THE GENERALLY accepted view that an attic fan will reduce your air-conditioning bills has been challenged by new research by the National Bureau of Standards and the Department of Energy.

An attic fan may cost more to operate than you save on the air conditioning, according to the study, just released at a seminar here sponsored by the National Bureau of Standards and the Department of Energy.

But a whole-house fan, used when the outside temperature is below 82 degrees, can bring substantial savings in the summer cooling bills, the study found.

In tests last summer at houses where extra attic ventilation was installed, NBS researchers found a less than 3 per cent drop in the heat that eventually had to be dissipated by air conditioning.

"The reduction in energy consumption of a properly sized air conditioner was . . . offset by the energy consumption of the power vent," they reported.

The researchers concluded "that attic ventilation was not an effective energy conservation procedure for these houses which had moderately insulated attics."

The attic fan was a 14-inch model, with a thermostat to turn it on when attic temperatures reached 100 degrees and off at 85 degrees. The researchers report the thermostat didn't work, so the fan ran more than it should have.

The attic fan was tested on sunny days with light breezes and temperatures above 90 degrees. In one house, the fan cooled the attic about as well as turbine or ridge ventilation, but in another house, neither turbine nor soffit venting were as effective as the fan.

The attic fan helped cool the air conditioning ducts running under the attic floor, thereby making the air conditioner run a little less often. But power attic ventilation was found to have little cooling effect on the houses' living space, and in the long run, consumed more power than it saved.

The report concluded, ". . . Under the test conditions, attic ventilation for these houses was shown to have an insignificant effect on . . . indoor comfort."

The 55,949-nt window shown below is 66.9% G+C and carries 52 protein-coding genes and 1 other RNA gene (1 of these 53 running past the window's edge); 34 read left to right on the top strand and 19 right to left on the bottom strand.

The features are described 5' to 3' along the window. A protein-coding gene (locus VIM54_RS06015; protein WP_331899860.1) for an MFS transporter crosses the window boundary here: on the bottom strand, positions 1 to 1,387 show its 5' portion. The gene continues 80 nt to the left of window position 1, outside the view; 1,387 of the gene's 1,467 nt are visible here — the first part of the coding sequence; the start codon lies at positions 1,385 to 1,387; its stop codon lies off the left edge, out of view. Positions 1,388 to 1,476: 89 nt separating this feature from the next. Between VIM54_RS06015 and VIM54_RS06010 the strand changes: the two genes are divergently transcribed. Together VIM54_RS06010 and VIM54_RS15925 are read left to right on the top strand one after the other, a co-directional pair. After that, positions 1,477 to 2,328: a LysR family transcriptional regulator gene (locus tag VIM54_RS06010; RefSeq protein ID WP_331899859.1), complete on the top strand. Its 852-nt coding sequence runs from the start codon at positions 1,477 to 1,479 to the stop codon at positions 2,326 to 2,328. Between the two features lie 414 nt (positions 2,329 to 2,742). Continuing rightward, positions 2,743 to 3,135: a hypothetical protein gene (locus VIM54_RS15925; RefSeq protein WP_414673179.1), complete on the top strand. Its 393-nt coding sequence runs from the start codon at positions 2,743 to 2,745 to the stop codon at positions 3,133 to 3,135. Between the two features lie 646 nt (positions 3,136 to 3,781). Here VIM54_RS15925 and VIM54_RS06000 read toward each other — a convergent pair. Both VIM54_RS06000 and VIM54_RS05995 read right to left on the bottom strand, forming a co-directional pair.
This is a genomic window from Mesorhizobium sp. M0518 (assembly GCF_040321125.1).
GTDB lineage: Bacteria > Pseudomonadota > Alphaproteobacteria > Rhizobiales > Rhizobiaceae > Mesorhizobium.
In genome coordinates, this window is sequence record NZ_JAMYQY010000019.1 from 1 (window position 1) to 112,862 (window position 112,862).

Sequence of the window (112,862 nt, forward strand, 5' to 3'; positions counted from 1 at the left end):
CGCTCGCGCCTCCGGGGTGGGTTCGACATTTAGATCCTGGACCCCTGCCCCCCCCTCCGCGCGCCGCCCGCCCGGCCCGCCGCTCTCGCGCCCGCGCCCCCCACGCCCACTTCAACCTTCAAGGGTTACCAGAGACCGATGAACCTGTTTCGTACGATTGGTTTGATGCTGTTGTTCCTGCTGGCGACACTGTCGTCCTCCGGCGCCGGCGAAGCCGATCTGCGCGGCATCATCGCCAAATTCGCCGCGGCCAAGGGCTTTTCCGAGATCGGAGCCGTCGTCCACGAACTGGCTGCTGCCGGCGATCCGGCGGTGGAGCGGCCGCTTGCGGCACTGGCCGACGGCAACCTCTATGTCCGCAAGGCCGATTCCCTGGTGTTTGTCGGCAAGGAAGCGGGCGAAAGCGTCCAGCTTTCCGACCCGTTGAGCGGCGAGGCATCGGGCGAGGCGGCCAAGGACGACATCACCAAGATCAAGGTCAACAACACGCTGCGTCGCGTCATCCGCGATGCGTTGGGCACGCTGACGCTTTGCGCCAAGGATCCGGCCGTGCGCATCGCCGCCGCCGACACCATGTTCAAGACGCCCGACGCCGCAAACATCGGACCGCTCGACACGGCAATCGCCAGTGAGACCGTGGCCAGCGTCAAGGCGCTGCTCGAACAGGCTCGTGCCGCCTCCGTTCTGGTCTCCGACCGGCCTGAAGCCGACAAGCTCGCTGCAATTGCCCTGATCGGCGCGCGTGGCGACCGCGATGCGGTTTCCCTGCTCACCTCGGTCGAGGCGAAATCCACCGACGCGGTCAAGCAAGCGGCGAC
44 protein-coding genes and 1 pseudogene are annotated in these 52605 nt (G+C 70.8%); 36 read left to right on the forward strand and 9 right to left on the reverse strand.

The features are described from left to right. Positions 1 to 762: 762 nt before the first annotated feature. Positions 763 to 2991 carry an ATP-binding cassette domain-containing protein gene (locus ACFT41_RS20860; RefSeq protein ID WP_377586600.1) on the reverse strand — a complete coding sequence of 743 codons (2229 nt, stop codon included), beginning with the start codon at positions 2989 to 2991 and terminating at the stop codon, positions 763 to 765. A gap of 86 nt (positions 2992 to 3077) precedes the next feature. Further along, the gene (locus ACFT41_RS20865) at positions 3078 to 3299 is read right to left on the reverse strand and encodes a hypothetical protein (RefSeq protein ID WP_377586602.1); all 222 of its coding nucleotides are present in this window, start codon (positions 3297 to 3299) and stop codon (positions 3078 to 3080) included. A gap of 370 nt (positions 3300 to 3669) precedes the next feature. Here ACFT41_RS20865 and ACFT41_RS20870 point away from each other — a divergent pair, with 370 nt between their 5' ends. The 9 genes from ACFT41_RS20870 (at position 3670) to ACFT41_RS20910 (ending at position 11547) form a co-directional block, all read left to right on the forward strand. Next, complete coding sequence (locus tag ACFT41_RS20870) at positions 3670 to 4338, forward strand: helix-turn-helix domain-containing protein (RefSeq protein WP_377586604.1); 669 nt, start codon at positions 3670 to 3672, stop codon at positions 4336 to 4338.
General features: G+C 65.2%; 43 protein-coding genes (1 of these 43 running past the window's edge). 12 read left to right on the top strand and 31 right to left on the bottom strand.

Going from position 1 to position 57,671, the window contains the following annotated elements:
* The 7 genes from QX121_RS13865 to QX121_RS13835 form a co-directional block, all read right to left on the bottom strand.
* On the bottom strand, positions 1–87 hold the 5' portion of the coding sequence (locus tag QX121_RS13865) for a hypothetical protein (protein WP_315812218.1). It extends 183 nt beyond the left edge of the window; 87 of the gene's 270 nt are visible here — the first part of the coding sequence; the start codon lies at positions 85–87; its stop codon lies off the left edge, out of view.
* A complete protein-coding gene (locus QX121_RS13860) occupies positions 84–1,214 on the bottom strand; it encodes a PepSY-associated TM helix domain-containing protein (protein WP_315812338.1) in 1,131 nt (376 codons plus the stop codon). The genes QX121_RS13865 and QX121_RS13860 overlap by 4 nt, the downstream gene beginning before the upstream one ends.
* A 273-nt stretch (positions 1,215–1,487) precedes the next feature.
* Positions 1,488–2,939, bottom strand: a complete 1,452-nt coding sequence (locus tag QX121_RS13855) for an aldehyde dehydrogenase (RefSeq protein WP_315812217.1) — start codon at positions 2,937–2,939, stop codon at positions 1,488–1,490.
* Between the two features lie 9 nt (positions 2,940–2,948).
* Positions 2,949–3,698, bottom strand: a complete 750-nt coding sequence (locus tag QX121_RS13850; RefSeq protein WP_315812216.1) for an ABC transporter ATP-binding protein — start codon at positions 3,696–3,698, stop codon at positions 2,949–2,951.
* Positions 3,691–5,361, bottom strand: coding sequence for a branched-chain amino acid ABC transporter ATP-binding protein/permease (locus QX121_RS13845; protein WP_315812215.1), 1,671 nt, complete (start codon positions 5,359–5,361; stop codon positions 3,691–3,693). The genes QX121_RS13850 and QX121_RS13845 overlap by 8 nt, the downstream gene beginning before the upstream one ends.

For the whole-house ventilation tests, the researchers turned on the air conditioner at 7:45 a.m., and ran it until the outdoor temperature dropped to 82 degrees late in the day. Then they shut off the air conditioner, opened all the whole-house fan on high speed. It ran constantly until 4 a.m., when a clock timer shut it off.

On days the average temperature exceeded 75 degrees, alternating use of the whole-house fan with the air conditioner alone. The hotter the day, the lower the savings were.

The researchers said homeowners in the norther half of the U.S. could reduce summer energy costs by using whole house ventilation with air conditioning. "Since a whole-house fan consumes approximately one tenth the energy of a central air conditioner, the energy savings will be substantial."

But because of regional differences in weather conditions, the researchers hesitate to apply their Houston findings to all parts of the country.

"These results are based on very limited data. Further testing to evaluate the energy savings of whole house ventilation is needed," they cautioned.

Using a whole-house fan to ventilate your house with outside air that may be as warm as 82 degrees may not seem like a cool idea. But, the researchers say, when the air circulates, you feel cooler than you actually are.

"This air movement (from whole-house fans) . . . produces a sensation of comfort even though the indoor temperature is elevated above the normal comfort point for still air."

For the record, the whole-house fan used by in the tests was a two-speed, 42-incher, rated at 1/3 horsepower and 250 watts.

The tests were made in three identical houses in a suburb of Houston, Texas. The house were new, woodframe ramblers with brick veneer outer covering. Each had a gable roof with light brown shingles, and each was cooled by a 2 1/2-ton central air conditioner.